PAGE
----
Diabetes

Diabetes

Diabetes mellitus (MEL-ih-tus), often referred to as diabetes, is characterized by high blood glucose (sugar) levels that result from the body’s inability to produce enough insulin and/or effectively utilize the insulin. Diabetes is a serious, life-long condition and the sixth leading cause of death in the United States. Diabetes is a disorder of metabolism (the body's way of digesting food and converting it into energy). There are three forms of diabetes. Type 1 diabetes is an autoimmune disease that accounts for five- to 10-percent of all diagnosed cases of diabetes. Type 2 diabetes may account for 90- to 95-percent of all diagnosed cases. The third type of diabetes occurs in pregnancy and is referred to as gestational diabetes. Left untreated, gestational diabetes can cause health issues for pregnant women and their babies. People with diabetes can take preventive steps to control this disease and decrease the risk of further complications.

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  • 7 Answers
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    A , Pharmacy, answered
    Your doctor can diagnose diabetes by doing tests to measure the levels of sugar (glucose) in your blood. You might also experience symptoms of diabetes, including excessive thirst, frequent urination, increased hunger, and fatigue. There are several types of diabetes, but the most common are type 1, type 2 and gestational diabetes (which develops during pregnancy).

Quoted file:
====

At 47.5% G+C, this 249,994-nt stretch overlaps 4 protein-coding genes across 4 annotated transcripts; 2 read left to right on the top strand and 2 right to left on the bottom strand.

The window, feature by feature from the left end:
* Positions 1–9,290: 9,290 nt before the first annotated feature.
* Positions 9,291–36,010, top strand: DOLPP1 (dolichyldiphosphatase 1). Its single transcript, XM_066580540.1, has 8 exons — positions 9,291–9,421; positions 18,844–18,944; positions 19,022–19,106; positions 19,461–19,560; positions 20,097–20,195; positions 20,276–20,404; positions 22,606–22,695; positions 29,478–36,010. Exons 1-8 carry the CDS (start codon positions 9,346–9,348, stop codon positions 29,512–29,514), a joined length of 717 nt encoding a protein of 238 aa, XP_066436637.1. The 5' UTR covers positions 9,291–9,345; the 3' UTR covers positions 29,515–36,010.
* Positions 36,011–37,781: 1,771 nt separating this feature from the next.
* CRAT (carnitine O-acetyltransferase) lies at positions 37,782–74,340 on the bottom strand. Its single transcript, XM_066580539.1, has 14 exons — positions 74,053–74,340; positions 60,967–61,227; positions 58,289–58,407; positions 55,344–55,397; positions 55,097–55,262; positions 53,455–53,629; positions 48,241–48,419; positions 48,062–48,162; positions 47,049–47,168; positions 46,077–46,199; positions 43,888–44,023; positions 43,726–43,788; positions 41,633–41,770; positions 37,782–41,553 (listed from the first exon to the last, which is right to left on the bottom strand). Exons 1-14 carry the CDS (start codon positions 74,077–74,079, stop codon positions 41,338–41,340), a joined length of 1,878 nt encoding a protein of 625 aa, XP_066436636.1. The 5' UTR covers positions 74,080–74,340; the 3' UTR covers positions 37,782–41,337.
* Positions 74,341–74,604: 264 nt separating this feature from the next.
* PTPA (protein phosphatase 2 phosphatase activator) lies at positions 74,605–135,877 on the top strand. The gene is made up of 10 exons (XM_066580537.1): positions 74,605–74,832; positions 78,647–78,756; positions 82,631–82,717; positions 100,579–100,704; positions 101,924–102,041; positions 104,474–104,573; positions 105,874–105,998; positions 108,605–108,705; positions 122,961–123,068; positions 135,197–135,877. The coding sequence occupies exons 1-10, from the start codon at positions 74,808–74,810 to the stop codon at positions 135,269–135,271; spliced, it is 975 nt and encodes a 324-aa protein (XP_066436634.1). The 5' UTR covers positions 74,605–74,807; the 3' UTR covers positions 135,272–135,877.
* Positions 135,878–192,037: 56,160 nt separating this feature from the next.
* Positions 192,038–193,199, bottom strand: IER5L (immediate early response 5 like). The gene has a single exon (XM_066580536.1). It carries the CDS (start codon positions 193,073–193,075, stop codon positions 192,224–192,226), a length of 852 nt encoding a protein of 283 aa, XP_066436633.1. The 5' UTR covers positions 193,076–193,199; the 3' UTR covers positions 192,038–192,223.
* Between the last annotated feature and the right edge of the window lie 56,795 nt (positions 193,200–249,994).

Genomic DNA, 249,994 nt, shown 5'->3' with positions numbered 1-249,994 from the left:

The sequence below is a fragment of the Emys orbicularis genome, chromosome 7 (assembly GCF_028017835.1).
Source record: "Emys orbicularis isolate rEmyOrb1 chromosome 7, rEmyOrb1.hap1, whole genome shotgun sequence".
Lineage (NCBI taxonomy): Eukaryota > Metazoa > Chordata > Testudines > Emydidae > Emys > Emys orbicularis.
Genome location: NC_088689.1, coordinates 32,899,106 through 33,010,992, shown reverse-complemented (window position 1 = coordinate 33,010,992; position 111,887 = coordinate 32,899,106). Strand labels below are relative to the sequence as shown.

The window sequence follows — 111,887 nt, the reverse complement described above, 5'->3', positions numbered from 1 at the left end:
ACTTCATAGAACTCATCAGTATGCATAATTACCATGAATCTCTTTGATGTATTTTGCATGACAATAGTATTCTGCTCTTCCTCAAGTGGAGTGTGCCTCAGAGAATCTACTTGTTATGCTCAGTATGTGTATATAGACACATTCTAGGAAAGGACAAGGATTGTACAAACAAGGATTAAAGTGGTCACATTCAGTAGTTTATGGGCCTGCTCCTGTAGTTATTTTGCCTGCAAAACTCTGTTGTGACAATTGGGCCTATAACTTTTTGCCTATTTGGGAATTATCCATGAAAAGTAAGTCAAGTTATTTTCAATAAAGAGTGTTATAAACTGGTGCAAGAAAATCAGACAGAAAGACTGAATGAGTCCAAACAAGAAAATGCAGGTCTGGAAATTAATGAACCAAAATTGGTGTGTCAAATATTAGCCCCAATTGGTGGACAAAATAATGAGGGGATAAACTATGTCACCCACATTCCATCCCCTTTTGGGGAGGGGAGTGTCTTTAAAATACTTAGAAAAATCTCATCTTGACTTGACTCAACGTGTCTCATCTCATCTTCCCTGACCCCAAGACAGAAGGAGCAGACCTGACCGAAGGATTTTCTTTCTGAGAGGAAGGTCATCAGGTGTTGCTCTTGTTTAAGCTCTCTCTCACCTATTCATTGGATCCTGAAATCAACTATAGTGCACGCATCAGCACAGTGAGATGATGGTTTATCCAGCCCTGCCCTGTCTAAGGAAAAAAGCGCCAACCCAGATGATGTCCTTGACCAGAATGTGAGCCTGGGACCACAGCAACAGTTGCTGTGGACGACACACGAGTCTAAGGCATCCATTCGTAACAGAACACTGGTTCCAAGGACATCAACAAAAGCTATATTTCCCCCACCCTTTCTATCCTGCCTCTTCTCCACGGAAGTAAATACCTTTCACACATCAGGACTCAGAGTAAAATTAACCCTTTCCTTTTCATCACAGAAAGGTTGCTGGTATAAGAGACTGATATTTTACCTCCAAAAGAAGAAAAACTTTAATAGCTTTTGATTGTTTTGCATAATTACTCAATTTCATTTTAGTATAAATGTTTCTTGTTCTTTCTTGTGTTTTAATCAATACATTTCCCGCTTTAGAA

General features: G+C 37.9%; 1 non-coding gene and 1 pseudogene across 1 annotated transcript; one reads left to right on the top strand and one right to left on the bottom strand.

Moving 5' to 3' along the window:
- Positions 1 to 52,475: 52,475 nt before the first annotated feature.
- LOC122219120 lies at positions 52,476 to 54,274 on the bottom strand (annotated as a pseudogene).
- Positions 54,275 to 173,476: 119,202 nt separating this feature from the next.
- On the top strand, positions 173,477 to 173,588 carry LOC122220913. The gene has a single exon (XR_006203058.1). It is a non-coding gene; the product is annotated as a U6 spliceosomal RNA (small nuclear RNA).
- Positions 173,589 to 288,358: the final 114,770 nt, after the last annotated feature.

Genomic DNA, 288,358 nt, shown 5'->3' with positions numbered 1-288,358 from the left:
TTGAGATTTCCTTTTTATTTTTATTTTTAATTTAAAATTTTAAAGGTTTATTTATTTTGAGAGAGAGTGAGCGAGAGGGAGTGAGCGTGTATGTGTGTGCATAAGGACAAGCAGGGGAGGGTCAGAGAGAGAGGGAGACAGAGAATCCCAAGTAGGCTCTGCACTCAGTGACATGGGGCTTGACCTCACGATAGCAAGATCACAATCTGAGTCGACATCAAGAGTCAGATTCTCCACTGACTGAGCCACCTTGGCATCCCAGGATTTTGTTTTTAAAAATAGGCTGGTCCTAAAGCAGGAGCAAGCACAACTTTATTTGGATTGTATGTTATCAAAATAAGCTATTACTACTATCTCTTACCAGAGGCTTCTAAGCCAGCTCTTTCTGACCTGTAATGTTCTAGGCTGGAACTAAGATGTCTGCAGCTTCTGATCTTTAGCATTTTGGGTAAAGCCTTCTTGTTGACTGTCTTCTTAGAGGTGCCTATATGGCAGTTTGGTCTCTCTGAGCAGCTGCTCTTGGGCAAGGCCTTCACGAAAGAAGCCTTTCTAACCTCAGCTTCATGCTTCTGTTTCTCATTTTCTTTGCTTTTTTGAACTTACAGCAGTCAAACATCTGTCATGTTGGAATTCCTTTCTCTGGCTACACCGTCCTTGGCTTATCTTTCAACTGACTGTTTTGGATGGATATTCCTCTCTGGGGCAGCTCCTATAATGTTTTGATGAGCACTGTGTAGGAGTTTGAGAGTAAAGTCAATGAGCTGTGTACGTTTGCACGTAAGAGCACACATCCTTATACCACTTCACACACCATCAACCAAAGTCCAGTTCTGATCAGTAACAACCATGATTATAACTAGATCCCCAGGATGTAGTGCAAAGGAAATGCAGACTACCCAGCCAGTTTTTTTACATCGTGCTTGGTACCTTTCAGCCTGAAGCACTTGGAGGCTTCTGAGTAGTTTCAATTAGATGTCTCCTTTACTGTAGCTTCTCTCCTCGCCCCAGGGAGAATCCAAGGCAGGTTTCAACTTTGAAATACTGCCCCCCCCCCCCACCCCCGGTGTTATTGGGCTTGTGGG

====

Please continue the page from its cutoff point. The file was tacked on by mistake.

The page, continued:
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    A , Pharmacy, answered
    The best way to manage your diabetes while pregnant is to work with your doctor and other health experts to create the best plan for you. You should begin as soon as possible in your pregnancy. Your team of experts may include your endocrinologist or other diabetes specialist, your obstetrician and a dietician or diabetes educator. The overall goal of your health plan should be to keep your blood glucose levels as normal as possible throughout your pregnancy. Your doctor may recommend that you check your blood glucose levels many times a day and also set up a schedule for frequent checkups and lab tests to monitor your blood sugar levels and overall health. You may also need a fitness plan, with recommended ways to stay active during your pregnancy. A meal plan to help you make smart food choices and have guidelines on when and how much to eat may also be a good idea. With careful monitoring and proper care, you can have a happy, normal pregnancy and deliver a healthy baby.
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    A , Family Medicine, answered
    Multiple types of doctors treat diabetes, including primary care, internal medicine, and endocrinology. Your primary care doctor should order annual labs including fasting sugars, which if elevated could be indicative of diabetes. Once you're diagnosed with diabetes, either your primary care physician or an endocrinologist can treat the diabetes. However, diet and exercise should be first line treatment of diabetes before medication is started.